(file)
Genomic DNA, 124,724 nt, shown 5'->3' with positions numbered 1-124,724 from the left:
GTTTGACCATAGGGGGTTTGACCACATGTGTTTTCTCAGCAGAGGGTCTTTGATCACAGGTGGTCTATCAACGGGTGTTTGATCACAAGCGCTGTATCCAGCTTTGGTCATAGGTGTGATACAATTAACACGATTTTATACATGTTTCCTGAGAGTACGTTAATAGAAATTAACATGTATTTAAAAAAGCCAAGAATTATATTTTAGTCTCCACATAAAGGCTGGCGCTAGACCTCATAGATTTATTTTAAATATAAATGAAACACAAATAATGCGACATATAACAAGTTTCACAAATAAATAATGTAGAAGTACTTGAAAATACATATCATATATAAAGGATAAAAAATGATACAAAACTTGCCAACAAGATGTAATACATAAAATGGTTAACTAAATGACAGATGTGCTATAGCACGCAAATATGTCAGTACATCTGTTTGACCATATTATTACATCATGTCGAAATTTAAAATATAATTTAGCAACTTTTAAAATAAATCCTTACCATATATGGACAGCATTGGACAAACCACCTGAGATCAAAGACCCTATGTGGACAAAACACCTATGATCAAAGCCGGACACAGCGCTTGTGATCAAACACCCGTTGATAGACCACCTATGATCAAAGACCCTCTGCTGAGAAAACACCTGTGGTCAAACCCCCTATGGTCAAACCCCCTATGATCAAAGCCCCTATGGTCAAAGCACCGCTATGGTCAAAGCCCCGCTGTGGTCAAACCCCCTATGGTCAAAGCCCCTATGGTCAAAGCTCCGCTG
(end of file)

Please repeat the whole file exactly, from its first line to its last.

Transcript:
Genomic DNA, 124,724 nt, shown 5'->3' with positions numbered 1-124,724 from the left:
GTTTGACCATAGGGGGTTTGACCACATGTGTTTTCTCAGCAGAGGGTCTTTGATCACAGGTGGTCTATCAACGGGTGTTTGATCACAAGCGCTGTATCCAGCTTTGGTCATAGGTGTGATACAATTAACACGATTTTATACATGTTTCCTGAGAGTACGTTAATAGAAATTAACATGTATTTAAAAAAGCCAAGAATTATATTTTAGTCTCCACATAAAGGCTGGCGCTAGACCTCATAGATTTATTTTAAATATAAATGAAACACAAATAATGCGACATATAACAAGTTTCACAAATAAATAATGTAGAAGTACTTGAAAATACATATCATATATAAAGGATAAAAAATGATACAAAACTTGCCAACAAGATGTAATACATAAAATGGTTAACTAAATGACAGATGTGCTATAGCACGCAAATATGTCAGTACATCTGTTTGACCATATTATTACATCATGTCGAAATTTAAAATATAATTTAGCAACTTTTAAAATAAATCCTTACCATATATGGACAGCATTGGACAAACCACCTGAGATCAAAGACCCTATGTGGACAAAACACCTATGATCAAAGCCGGACACAGCGCTTGTGATCAAACACCCGTTGATAGACCACCTATGATCAAAGACCCTCTGCTGAGAAAACACCTGTGGTCAAACCCCCTATGGTCAAACCCCCTATGATCAAAGCCCCTATGGTCAAAGCACCGCTATGGTCAAAGCCCCGCTGTGGTCAAACCCCCTATGGTCAAAGCCCCTATGGTCAAAGCTCCGCTG